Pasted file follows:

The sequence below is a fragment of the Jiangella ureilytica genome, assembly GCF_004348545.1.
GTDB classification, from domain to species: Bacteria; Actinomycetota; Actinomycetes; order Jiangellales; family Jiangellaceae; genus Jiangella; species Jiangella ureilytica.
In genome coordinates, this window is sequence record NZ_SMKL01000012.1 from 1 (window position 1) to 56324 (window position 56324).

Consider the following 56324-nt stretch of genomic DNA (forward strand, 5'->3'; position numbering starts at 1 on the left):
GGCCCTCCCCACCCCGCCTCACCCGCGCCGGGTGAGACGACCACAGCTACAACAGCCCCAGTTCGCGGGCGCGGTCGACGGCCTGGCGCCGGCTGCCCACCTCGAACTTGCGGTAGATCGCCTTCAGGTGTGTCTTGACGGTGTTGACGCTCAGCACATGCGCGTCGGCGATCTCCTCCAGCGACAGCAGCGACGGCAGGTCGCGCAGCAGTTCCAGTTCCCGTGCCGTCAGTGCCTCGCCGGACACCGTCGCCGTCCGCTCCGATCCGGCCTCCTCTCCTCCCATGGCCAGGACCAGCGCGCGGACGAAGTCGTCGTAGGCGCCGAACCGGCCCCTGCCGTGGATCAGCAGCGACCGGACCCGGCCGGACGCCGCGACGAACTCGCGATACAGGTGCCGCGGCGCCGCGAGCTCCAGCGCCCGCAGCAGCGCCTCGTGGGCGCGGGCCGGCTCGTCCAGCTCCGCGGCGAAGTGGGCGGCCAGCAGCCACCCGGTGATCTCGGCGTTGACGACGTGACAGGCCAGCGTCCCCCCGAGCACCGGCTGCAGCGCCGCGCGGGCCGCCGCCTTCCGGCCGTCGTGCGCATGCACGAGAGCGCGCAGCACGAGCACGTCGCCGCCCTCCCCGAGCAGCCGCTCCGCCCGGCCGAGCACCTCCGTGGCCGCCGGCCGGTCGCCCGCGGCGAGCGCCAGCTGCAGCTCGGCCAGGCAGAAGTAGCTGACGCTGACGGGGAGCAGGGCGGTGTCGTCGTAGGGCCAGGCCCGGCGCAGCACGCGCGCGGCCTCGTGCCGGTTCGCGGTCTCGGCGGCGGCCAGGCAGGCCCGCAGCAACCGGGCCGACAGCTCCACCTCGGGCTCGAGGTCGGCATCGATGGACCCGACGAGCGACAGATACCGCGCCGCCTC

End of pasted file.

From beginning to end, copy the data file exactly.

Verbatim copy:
The sequence below is a fragment of the Jiangella ureilytica genome, assembly GCF_004348545.1.
GTDB classification, from domain to species: Bacteria; Actinomycetota; Actinomycetes; order Jiangellales; family Jiangellaceae; genus Jiangella; species Jiangella ureilytica.
In genome coordinates, this window is sequence record NZ_SMKL01000012.1 from 1 (window position 1) to 56324 (window position 56324).

Consider the following 56324-nt stretch of genomic DNA (forward strand, 5'->3'; position numbering starts at 1 on the left):
GGCCCTCCCCACCCCGCCTCACCCGCGCCGGGTGAGACGACCACAGCTACAACAGCCCCAGTTCGCGGGCGCGGTCGACGGCCTGGCGCCGGCTGCCCACCTCGAACTTGCGGTAGATCGCCTTCAGGTGTGTCTTGACGGTGTTGACGCTCAGCACATGCGCGTCGGCGATCTCCTCCAGCGACAGCAGCGACGGCAGGTCGCGCAGCAGTTCCAGTTCCCGTGCCGTCAGTGCCTCGCCGGACACCGTCGCCGTCCGCTCCGATCCGGCCTCCTCTCCTCCCATGGCCAGGACCAGCGCGCGGACGAAGTCGTCGTAGGCGCCGAACCGGCCCCTGCCGTGGATCAGCAGCGACCGGACCCGGCCGGACGCCGCGACGAACTCGCGATACAGGTGCCGCGGCGCCGCGAGCTCCAGCGCCCGCAGCAGCGCCTCGTGGGCGCGGGCCGGCTCGTCCAGCTCCGCGGCGAAGTGGGCGGCCAGCAGCCACCCGGTGATCTCGGCGTTGACGACGTGACAGGCCAGCGTCCCCCCGAGCACCGGCTGCAGCGCCGCGCGGGCCGCCGCCTTCCGGCCGTCGTGCGCATGCACGAGAGCGCGCAGCACGAGCACGTCGCCGCCCTCCCCGAGCAGCCGCTCCGCCCGGCCGAGCACCTCCGTGGCCGCCGGCCGGTCGCCCGCGGCGAGCGCCAGCTGCAGCTCGGCCAGGCAGAAGTAGCTGACGCTGACGGGGAGCAGGGCGGTGTCGTCGTAGGGCCAGGCCCGGCGCAGCACGCGCGCGGCCTCGTGCCGGTTCGCGGTCTCGGCGGCGGCCAGGCAGGCCCGCAGCAACCGGGCCGACAGCTCCACCTCGGGCTCGAGGTCGGCATCGATGGACCCGACGAGCGACAGATACCGCGCCGCCTC